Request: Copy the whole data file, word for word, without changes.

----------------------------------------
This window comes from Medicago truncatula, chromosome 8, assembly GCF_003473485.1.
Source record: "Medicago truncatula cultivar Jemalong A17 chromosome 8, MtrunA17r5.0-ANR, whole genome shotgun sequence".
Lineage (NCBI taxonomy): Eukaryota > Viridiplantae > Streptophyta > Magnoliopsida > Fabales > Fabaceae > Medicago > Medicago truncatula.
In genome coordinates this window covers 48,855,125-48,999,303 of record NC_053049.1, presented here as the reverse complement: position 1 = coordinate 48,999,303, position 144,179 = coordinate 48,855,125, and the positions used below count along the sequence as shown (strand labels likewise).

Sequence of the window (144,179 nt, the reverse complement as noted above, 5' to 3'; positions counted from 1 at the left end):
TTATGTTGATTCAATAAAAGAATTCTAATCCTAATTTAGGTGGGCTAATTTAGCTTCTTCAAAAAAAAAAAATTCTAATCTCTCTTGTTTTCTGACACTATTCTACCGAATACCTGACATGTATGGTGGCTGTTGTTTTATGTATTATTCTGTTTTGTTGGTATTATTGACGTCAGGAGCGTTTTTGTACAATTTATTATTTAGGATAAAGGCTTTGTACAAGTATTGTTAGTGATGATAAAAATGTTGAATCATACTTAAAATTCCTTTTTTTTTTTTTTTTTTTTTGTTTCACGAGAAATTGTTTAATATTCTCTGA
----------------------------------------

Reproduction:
This window comes from Medicago truncatula, chromosome 8, assembly GCF_003473485.1.
Source record: "Medicago truncatula cultivar Jemalong A17 chromosome 8, MtrunA17r5.0-ANR, whole genome shotgun sequence".
Lineage (NCBI taxonomy): Eukaryota > Viridiplantae > Streptophyta > Magnoliopsida > Fabales > Fabaceae > Medicago > Medicago truncatula.
In genome coordinates this window covers 48,855,125-48,999,303 of record NC_053049.1, presented here as the reverse complement: position 1 = coordinate 48,999,303, position 144,179 = coordinate 48,855,125, and the positions used below count along the sequence as shown (strand labels likewise).

Sequence of the window (144,179 nt, the reverse complement as noted above, 5' to 3'; positions counted from 1 at the left end):
TTATGTTGATTCAATAAAAGAATTCTAATCCTAATTTAGGTGGGCTAATTTAGCTTCTTCAAAAAAAAAAAATTCTAATCTCTCTTGTTTTCTGACACTATTCTACCGAATACCTGACATGTATGGTGGCTGTTGTTTTATGTATTATTCTGTTTTGTTGGTATTATTGACGTCAGGAGCGTTTTTGTACAATTTATTATTTAGGATAAAGGCTTTGTACAAGTATTGTTAGTGATGATAAAAATGTTGAATCATACTTAAAATTCCTTTTTTTTTTTTTTTTTTTTTGTTTCACGAGAAATTGTTTAATATTCTCTGA